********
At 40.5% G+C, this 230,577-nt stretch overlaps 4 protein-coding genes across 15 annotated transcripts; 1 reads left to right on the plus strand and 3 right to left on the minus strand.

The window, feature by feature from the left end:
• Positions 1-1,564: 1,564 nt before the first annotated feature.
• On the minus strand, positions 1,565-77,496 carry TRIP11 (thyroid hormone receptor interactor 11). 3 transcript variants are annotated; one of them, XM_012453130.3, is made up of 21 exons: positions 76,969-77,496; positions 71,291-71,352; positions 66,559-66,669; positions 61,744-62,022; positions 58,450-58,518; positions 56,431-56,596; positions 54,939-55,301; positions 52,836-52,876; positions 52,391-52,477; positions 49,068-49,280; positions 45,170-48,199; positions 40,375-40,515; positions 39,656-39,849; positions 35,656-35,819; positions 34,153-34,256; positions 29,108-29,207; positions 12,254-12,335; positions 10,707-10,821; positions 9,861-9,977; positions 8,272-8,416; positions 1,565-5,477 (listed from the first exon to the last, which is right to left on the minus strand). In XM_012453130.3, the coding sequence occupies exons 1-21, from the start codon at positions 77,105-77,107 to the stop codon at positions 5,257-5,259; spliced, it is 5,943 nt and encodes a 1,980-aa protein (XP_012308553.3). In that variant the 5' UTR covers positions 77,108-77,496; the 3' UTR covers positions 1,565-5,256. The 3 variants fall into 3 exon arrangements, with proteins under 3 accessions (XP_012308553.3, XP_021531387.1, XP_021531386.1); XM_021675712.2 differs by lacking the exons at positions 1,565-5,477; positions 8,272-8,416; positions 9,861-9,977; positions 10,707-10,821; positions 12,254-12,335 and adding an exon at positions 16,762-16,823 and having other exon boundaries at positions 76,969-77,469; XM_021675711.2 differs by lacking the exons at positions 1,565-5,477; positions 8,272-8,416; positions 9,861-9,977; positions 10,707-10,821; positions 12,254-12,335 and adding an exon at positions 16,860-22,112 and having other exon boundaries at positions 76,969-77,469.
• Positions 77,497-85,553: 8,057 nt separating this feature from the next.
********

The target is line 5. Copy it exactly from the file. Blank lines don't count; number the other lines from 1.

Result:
• Positions 77,497-85,553: 8,057 nt separating this feature from the next.